|An interesting Parser problem email@example.com (firstname.lastname@example.org) (2007-11-29)|
|Re: An interesting Parser problem email@example.com (2007-11-30)|
|Re: An interesting Parser problem DrDiettrich1@aol.com (Hans-Peter Diettrich) (2007-11-30)|
|Re: An interesting Parser problem firstname.lastname@example.org (Holger Siegel) (2007-11-30)|
|Re: An interesting Parser problem cfc@shell01.TheWorld.com (Chris F Clark) (2007-11-30)|
|Re: An interesting Parser problem email@example.com (Gene) (2007-12-02)|
|Re: An interesting Parser problem firstname.lastname@example.org (RLW) (2007-12-08)|
|From:||Holger Siegel <email@example.com>|
|Date:||Fri, 30 Nov 2007 11:51:03 +0100|
|Posted-Date:||30 Nov 2007 20:34:37 EST|
Am Donnerstag 29 November 2007 10:34:05 schrieb firstname.lastname@example.org:
> We are planning to make an intelligent text editor (Why is not
> important, we have to do it.) ...
> One approach is to store to file name and offset information of each
> token in the parse tree. During decompiling, text between two offsets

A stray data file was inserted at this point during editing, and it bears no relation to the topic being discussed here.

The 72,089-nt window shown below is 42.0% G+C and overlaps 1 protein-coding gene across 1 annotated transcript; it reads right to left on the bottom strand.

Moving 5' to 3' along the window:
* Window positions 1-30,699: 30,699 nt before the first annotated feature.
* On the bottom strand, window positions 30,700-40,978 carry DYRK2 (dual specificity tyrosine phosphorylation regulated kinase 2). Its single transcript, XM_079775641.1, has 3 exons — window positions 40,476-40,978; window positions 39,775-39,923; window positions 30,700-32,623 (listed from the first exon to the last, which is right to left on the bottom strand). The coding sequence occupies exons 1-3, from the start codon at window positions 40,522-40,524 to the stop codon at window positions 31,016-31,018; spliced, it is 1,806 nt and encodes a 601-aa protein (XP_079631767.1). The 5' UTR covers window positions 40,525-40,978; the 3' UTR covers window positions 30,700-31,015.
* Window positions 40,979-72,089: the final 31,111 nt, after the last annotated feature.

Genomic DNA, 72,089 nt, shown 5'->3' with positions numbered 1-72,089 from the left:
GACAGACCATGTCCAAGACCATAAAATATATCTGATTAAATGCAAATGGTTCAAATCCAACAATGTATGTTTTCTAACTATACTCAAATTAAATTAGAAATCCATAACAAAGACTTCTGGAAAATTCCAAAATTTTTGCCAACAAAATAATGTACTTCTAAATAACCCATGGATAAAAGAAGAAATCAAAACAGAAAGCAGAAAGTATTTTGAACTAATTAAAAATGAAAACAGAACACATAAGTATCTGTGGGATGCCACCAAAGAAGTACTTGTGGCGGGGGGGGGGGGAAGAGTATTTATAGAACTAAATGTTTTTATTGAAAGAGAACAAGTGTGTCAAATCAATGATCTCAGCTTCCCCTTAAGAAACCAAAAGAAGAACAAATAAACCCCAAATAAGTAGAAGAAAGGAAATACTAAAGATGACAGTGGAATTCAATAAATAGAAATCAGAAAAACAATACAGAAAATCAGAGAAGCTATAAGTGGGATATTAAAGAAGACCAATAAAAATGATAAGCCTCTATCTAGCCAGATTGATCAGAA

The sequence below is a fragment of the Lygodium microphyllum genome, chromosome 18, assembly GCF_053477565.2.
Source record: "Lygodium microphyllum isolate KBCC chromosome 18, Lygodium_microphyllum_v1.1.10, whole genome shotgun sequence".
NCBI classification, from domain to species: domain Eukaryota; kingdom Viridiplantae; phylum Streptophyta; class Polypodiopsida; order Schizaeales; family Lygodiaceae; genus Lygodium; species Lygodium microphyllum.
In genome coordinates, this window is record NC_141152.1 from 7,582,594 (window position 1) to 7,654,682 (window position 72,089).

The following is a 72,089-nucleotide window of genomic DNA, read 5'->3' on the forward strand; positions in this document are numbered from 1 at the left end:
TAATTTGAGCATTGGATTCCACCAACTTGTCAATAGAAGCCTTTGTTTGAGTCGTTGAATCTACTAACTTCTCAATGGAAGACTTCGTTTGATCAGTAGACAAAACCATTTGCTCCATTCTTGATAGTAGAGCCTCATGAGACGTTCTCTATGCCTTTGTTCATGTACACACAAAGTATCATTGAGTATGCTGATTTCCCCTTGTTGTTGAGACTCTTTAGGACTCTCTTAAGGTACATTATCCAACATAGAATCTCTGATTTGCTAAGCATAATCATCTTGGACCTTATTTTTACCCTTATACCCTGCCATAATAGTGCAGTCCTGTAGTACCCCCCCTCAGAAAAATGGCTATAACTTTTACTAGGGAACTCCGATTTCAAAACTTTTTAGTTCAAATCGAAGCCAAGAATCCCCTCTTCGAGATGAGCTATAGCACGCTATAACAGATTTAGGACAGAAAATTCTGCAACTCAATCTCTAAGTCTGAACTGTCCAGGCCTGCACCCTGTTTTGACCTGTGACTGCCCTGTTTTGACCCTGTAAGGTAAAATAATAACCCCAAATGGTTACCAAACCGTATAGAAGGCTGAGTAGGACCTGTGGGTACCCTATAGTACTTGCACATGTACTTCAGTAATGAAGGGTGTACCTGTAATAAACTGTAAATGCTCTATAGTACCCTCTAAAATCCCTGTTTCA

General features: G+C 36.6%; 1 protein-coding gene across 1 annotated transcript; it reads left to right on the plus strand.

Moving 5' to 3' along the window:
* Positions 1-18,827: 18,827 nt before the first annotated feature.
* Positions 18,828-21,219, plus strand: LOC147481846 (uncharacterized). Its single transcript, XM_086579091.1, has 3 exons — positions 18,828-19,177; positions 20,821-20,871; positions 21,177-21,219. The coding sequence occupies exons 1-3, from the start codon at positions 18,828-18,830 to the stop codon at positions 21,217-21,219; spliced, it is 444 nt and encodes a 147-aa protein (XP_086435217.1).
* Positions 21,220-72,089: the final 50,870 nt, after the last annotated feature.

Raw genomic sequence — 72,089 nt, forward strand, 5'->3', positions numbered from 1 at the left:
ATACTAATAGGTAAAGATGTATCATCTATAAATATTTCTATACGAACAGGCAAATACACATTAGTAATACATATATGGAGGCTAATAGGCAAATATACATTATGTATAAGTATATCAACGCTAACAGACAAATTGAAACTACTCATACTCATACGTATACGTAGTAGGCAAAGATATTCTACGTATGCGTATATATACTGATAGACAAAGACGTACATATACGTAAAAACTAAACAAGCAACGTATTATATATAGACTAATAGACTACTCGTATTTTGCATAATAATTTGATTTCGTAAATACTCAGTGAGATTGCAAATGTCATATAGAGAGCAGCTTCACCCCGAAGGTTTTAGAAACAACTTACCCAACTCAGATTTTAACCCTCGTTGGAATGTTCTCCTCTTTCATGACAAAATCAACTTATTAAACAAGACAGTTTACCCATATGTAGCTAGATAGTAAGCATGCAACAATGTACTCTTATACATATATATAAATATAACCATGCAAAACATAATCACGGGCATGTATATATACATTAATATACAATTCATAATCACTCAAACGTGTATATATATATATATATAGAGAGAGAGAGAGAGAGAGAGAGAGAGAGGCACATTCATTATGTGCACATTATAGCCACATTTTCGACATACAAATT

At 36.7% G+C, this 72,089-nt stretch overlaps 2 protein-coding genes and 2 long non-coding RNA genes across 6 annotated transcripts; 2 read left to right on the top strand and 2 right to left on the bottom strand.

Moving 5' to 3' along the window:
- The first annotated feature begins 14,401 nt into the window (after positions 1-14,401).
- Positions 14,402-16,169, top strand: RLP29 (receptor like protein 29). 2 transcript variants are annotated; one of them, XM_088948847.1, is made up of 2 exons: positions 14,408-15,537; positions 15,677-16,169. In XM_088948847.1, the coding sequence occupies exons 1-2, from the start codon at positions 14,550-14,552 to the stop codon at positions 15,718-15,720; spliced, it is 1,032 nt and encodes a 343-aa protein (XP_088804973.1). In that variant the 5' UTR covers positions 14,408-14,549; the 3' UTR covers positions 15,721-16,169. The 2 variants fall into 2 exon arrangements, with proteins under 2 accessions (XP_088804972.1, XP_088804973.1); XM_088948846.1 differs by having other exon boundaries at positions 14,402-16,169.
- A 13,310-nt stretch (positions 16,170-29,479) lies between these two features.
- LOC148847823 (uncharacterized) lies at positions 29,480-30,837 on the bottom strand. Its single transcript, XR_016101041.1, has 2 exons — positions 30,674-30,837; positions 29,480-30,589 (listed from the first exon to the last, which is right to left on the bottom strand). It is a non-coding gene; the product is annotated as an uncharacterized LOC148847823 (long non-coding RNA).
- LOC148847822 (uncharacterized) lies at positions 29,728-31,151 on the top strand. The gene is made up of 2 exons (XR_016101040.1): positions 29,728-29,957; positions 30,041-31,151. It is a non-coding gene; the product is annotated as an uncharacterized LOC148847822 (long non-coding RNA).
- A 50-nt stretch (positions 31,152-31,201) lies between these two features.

> is copied as such from original file if its not edited. If edited,
> then the new text is used.
> So the first issue is to find the offset of each token in lex (yacc ?)
> This should also handle if some include file construct like "include
> abc.xyz" is encountered. In such a case, filename and offset from new
> file should be returned. Is there any other tricky case possible ?
The Haskell refactorer HaRe uses a technique like that. They don't
copy plain text blocks, but they reconstruct the original layout from
a saved token stream. Huiqing Li describes the algorithm in his
Ph.D. thesis. You can find it at
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